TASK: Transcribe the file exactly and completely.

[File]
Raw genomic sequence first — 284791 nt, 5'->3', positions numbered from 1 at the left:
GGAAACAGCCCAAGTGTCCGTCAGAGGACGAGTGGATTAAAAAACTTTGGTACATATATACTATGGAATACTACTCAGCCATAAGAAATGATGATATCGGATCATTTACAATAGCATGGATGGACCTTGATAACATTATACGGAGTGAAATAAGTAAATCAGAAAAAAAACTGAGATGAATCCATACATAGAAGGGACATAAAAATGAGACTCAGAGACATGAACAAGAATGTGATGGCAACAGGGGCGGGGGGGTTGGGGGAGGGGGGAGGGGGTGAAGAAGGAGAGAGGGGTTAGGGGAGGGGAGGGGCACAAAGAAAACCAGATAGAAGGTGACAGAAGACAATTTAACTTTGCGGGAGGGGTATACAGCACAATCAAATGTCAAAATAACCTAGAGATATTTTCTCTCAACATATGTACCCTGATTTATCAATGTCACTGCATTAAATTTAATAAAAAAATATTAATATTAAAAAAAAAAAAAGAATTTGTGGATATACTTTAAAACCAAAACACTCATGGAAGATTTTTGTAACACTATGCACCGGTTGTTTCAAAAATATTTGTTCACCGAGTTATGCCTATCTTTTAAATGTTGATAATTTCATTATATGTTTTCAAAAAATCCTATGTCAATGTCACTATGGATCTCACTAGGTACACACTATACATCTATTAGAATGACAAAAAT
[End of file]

Raw genomic sequence first — 284791 nt, 5'->3', positions numbered from 1 at the left:
GGAAACAGCCCAAGTGTCCGTCAGAGGACGAGTGGATTAAAAAACTTTGGTACATATATACTATGGAATACTACTCAGCCATAAGAAATGATGATATCGGATCATTTACAATAGCATGGATGGACCTTGATAACATTATACGGAGTGAAATAAGTAAATCAGAAAAAAAACTGAGATGAATCCATACATAGAAGGGACATAAAAATGAGACTCAGAGACATGAACAAGAATGTGATGGCAACAGGGGCGGGGGGGTTGGGGGAGGGGGGAGGGGGTGAAGAAGGAGAGAGGGGTTAGGGGAGGGGAGGGGCACAAAGAAAACCAGATAGAAGGTGACAGAAGACAATTTAACTTTGCGGGAGGGGTATACAGCACAATCAAATGTCAAAATAACCTAGAGATATTTTCTCTCAACATATGTACCCTGATTTATCAATGTCACTGCATTAAATTTAATAAAAAAATATTAATATTAAAAAAAAAAAAAGAATTTGTGGATATACTTTAAAACCAAAACACTCATGGAAGATTTTTGTAACACTATGCACCGGTTGTTTCAAAAATATTTGTTCACCGAGTTATGCCTATCTTTTAAATGTTGATAATTTCATTATATGTTTTCAAAAAATCCTATGTCAATGTCACTATGGATCTCACTAGGTACACACTATACATCTATTAGAATGACAAAAAT